….or is it? The holidays are always a trigger for me each year. As Thanksgiving begins to approach and the excitement of Christmas builds, I find myself feeling anxious or at times even down. If this is supposed to be “the most wonderful time of the year” and we are all to have “a holly jolly Christmas”, why do we often find ourselves spending time, money and effort on things that don’t fulfill us.
Psychiatrist say it’s their busiest time of year, or at least that’s what mine says. We set an expectation for ourselves that we are supposed to become super human. Not only are we to meet the needs of our children with presents, cookie decorating, tree hunting and Santa visits, but also those of relatives who are hosting dinners and gift exchanges. Much of this is wonderful and can provoke feelings of Christmas spirit, but to try and manage all of it can take away that spirit or at least damper the feelings of glee.
My husband I have been together for 20 yrs. and have yet to perfect the balance of time spent with each of our families. This pressure to pick who you spend your time with is another hit to the Christmas spirit. It’s as if whomever you spend the holiday with wins the prize of the most loved parent, grandparent or side of the family. Meanwhile this “picking” makes you dread the holiday’s. I grew up in what one would call a “broken family” and I remember the expectation of spending time with each parent, and how it would feel if one did not follow through with their promise of a visit. It was just another reminder of what it was like to not have a sense of stability or security. So, for me, the holidays can bring on a feeling of guilt as well as anxiety over the lack of control and what’s expected of everyone.
Then there are the financial stressors of gifts for your immediate family, extended, teachers, friends, neighbors..and the list goes on. Don’t get me wrong, I’d love to have an endless supply of money and buy each person I know and greet something special, but I don’t. I love the gift of giving, but only when it feels natural and not expected or forced. With so many shows that focus on minimalism and tiny living, one would hope to see a shift in the need to buy more things during the holidays. There’s a hope that as a society, we would start to focus on taking care of and rewarding ourselves with more permanent practices rather than material things. I’m a big fan of amazon, and when I’m feeling down, there’s nothing better than filling that cart up. We all know though that it’s short lived. The high does not last as long as a yoga practice for me, or getting together with a friend and sharing in each other’s life struggles as depressing as that sounds.
It’s also funny to me that all of this chaos is created over a holiday that represents a religious event that most people aren’t even fully versed on. I would include myself in this category. We are spiritual people, but I was not raised in a specific religion and do not practice one with my children. They are aware of why Christmas is celebrated, but that’s the extent of any ritual involvement for us. We have a nativity scene that we set up each holiday because it belonged to my grandmother and meant a great deal to her. She was an important figure in my life, so having that in my home each holiday season bring me a feeling of her presence. Those are the things that refill my Christmas spirit.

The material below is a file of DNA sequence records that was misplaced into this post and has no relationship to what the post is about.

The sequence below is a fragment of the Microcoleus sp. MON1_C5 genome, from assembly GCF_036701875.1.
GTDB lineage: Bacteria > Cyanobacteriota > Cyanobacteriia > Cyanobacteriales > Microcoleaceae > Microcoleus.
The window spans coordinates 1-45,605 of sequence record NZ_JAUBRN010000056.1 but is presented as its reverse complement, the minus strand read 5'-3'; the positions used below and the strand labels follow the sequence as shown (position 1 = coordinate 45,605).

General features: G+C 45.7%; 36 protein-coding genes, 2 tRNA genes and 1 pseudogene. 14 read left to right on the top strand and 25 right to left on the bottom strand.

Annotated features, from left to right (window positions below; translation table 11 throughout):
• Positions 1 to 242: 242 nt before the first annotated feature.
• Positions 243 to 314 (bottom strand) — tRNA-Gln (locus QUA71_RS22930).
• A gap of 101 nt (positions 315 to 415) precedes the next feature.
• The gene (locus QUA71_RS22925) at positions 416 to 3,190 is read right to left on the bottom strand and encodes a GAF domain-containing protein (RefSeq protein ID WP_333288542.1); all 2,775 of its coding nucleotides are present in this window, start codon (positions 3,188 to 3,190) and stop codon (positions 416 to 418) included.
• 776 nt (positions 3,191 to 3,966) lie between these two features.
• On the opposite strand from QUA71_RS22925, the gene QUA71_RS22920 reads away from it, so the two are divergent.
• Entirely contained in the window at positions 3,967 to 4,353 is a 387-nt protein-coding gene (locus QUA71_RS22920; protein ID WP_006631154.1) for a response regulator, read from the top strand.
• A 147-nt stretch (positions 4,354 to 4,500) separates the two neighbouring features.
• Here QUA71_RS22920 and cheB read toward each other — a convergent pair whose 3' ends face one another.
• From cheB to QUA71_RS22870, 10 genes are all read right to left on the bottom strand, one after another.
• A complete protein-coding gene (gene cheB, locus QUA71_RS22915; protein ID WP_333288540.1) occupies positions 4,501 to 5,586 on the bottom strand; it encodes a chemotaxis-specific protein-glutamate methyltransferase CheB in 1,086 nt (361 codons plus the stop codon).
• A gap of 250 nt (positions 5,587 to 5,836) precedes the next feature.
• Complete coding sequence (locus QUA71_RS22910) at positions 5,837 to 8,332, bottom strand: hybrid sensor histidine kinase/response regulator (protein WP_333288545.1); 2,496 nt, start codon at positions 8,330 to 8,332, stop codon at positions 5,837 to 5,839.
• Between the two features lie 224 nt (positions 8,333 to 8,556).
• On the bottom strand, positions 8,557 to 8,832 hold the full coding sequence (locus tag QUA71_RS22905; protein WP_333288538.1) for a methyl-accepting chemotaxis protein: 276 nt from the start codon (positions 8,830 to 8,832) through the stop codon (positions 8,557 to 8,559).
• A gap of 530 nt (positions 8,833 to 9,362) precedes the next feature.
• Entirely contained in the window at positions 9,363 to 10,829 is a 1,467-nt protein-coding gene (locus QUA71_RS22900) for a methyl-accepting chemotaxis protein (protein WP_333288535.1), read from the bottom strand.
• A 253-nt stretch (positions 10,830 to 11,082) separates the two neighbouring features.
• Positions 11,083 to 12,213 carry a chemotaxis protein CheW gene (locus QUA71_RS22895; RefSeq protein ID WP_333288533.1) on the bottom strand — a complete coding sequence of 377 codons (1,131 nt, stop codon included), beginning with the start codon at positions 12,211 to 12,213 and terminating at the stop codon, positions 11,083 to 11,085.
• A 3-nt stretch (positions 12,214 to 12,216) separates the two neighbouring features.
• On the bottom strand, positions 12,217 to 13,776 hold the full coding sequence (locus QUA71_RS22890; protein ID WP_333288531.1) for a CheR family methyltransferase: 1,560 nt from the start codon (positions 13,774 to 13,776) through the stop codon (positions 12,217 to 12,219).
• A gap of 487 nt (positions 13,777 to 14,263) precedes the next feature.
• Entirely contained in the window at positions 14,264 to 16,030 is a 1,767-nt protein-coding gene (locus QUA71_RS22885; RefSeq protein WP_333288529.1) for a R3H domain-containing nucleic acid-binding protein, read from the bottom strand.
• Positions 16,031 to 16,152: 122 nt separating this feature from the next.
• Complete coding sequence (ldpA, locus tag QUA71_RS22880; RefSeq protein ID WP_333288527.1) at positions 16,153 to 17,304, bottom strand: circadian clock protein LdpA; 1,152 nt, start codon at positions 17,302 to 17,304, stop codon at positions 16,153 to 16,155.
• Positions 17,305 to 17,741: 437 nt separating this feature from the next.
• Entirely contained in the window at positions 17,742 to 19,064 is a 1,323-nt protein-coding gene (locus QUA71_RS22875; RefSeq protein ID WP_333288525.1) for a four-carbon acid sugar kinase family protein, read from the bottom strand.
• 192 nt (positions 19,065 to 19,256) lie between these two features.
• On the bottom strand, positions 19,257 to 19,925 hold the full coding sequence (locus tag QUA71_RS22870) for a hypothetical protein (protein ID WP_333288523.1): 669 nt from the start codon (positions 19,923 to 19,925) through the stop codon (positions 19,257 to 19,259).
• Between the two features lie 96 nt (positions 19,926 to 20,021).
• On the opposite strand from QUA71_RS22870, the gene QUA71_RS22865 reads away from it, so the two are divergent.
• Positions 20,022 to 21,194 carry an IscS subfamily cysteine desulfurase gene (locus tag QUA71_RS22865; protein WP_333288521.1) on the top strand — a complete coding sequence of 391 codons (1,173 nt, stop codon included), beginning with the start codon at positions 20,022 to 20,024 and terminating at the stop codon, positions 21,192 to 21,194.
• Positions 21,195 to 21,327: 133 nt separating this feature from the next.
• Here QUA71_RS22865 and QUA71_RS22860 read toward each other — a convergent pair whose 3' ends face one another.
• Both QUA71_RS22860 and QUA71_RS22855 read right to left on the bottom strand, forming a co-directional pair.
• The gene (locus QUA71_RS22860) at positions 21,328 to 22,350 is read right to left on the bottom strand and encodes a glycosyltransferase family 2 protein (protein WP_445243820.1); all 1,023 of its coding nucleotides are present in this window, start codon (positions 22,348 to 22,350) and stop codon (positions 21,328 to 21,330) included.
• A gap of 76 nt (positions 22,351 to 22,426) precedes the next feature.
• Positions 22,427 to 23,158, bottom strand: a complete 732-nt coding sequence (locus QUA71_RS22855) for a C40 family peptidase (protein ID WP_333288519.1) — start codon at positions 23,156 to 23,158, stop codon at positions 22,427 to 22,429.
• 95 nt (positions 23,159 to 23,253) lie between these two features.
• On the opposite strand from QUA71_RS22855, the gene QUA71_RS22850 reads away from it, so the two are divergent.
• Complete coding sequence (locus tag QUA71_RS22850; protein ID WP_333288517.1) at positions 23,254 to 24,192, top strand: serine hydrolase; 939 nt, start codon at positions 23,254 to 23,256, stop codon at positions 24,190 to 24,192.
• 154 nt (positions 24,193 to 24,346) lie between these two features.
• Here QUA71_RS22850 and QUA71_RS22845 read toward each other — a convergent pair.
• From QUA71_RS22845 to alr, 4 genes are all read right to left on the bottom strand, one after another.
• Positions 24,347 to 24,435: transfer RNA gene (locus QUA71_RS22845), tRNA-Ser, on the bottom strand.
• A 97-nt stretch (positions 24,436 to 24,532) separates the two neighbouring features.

This all may sound very scrooge like to you, and I must say as I get older I can see where the guy was coming from. However, I still love the holiday and the excitement it brings to my three boys. I love when my husband gets all Clark Griswold on our yard and I fear for his life and he’s hanging off the roof. I love decorating cookies with my kids and making reindeer food, but only when it’s something we all are up for. As a family, we are no longer doing what we think everyone else wants us to do. That’s the best way to preserve our spirit. So maybe you don’t see all of your family members in a two-day period. There is no rule that says you can only see each other one week a year. This might be the year that you miss the light show downtown and instead treat your evening like any other Saturday night of the year. You have to tell yourself that it’s ok to have some down time during an otherwise busy time of year. We need that balance, otherwise there is no time to refuel and no time to just sit in your living room and enjoy your Christmas tree. Be selfish with your time and energy so that you are creating happy moments and memories for yourself and your children. It’s an important time for self-care, especially if you have a history or are currently managing anxiety and depression. Don’t run yourself into the ground. Watch your sugar and alcohol intake that is so tempting during the holidays and make it out to an extra yoga class or walk with a friend. Spend time with those who bring you comfort and positive energy rather than those who may drain you but you feel forced to be with. Lastly, remind yourself and your children about the gift of giving. Giving comes in many forms and some of the best ways are through an extra smile to someone as you pass them on the street or in school. Reaching out to someone who makes you feel happy and letting them know how thankful you are for them. That in itself is a gift that once again refills that Christmas spirit. Be kind, show care and send love to those who need it most, including yourself. Happy Holidays!